Also called: Energy Auditor, Energy Consultant, Energy Rater, Residential Energy Auditor
Produced by CareerOneStop
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Using energy costs money, and can contribute to pollution. Energy auditors and weatherization workers help customers use less energy, lowering their bills and reducing their impact on the environment. Energy auditors often begin by inspecting homes or commercial buildings to measure heat, cooling, electrical, and gas usage. They use thermal infrared cameras to find energy leaks, and blower-door tests to measure how airtight a structure is. The next step is often to meet with building managers or homeowners to determine how to improve energy efficiency and reduce costs. This requires extensive knowledge of efficient practices, and excellent communication skills. Weatherization technicians improve the efficiency of heating and cooling system ductwork. They repair windows and insulate attics, basements, walls, and other areas. They also prepare bids and contracts for weatherization work. Physical fitness is important for these careers, since energy auditors and weatherization technicians spend much of the day on their feet. They may find themselves anywhere from rooftops to tight crawl spaces when looking for the weaknesses in a building’s insulation. Positions are typically available in utility companies, or construction and engineering firms. Many experienced energy auditors choose self-employment to work on their own schedule. Some states require energy auditors to become certified; many auditors learn through up to three years of on-the-job training. Most weatherization technicians need a high school diploma or equivalent.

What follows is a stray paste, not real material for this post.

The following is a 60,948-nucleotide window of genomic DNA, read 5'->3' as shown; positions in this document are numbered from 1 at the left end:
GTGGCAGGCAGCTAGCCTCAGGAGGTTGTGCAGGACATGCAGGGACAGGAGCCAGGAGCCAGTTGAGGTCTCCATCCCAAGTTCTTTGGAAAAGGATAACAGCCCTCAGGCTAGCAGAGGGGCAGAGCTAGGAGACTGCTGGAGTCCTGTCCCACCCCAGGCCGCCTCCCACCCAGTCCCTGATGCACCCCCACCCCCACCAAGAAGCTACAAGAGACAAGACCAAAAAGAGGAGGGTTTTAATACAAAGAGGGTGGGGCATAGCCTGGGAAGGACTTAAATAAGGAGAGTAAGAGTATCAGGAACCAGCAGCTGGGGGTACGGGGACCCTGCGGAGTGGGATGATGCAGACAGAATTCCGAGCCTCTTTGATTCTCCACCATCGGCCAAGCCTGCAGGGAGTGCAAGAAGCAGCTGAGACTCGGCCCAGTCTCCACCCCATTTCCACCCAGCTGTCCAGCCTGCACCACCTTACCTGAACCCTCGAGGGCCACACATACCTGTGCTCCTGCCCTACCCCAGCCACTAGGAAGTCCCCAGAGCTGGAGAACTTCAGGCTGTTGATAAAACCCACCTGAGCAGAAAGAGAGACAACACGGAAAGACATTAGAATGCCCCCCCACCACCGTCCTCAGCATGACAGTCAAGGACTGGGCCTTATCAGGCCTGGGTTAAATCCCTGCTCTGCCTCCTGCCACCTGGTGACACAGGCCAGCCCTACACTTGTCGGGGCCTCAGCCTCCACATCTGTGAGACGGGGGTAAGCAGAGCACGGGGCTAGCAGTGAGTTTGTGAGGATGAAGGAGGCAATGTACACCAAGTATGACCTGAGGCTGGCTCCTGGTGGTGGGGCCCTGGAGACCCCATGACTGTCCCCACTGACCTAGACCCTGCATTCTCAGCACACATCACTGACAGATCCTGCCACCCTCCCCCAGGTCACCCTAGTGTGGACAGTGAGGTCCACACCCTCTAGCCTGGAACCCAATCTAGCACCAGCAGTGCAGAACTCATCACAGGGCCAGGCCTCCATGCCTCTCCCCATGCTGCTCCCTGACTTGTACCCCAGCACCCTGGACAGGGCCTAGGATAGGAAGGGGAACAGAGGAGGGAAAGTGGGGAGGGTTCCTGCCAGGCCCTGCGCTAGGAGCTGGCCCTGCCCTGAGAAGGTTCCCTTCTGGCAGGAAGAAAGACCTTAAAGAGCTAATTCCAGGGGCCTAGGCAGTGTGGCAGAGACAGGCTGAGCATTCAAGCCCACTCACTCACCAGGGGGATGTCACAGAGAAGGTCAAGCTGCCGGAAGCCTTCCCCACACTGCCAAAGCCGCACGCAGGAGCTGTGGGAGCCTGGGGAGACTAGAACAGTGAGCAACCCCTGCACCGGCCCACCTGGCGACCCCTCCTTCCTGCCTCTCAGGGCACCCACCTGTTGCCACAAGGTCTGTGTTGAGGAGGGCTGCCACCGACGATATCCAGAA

What they do:Conduct energy audits of buildings, building systems, or process systems. May also conduct investment grade audits of buildings or systems.
On the job, you would:
- Identify opportunities to improve the operation, maintenance, or energy efficiency of building or process systems.
- Identify and prioritize energy-saving measures.
- Analyze technical feasibility of energy-saving measures, using knowledge of engineering, energy production, energy use, construction, maintenance, system operation, or process systems.
Engineering and Technology
- building and construction
- product and service development
- customer service
- administrative services
Math and Science
- arithmetic, algebra, geometry, calculus, or statistics
Arts and Humanities
- English language
- listening to others, not interrupting, and asking good questions
- reading work related information
People and Technology Systems
- thinking about the pros and cons of different options and picking the best one
- figuring out how a system should work and how changes in the future will affect it
- noticing a problem and figuring out the best way to solve it
- communicate by speaking
- listen and understand what people say
- add, subtract, multiply, or divide
- choose the right type of math to solve a problem
Ideas and Logic
- notice when problems happen
- order or arrange things
- see hidden patterns
People interested in this work like activities that include data, detail, and regular routines.
They do well at jobs that need:
- Attention to Detail
- Analytical Thinking
You might use software like this on the job:
Analytical or scientific software
Data base user interface and query software
Object or component oriented development software
New job opportunities are very likely in the future.